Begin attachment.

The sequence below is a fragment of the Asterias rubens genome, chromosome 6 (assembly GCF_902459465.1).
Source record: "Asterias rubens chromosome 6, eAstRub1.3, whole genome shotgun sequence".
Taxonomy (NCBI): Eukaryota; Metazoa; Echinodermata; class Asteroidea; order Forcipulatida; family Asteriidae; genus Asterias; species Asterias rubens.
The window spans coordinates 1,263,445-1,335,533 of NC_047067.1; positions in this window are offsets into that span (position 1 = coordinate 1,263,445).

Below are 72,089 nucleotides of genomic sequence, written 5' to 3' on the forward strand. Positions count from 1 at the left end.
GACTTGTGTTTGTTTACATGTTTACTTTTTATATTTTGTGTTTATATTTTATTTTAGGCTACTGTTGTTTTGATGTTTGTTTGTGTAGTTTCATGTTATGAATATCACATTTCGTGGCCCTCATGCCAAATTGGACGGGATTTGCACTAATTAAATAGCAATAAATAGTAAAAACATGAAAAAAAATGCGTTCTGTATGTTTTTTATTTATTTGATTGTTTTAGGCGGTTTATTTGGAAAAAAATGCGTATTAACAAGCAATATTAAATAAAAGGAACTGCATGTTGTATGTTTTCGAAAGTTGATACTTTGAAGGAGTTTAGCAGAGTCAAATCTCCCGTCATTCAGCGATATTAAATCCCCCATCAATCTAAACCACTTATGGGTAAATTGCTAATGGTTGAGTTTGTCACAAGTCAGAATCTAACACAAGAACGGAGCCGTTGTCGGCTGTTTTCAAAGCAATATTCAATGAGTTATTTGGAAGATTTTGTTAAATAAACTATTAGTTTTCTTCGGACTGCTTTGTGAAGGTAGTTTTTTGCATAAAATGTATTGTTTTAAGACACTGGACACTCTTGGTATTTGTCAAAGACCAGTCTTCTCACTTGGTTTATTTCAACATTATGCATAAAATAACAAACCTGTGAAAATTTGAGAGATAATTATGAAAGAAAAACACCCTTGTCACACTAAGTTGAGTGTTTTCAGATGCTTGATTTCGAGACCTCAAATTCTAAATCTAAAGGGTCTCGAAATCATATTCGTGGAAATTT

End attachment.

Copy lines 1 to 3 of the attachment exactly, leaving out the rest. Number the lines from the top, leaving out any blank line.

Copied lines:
The sequence below is a fragment of the Asterias rubens genome, chromosome 6 (assembly GCF_902459465.1).
Source record: "Asterias rubens chromosome 6, eAstRub1.3, whole genome shotgun sequence".
Taxonomy (NCBI): Eukaryota; Metazoa; Echinodermata; class Asteroidea; order Forcipulatida; family Asteriidae; genus Asterias; species Asterias rubens.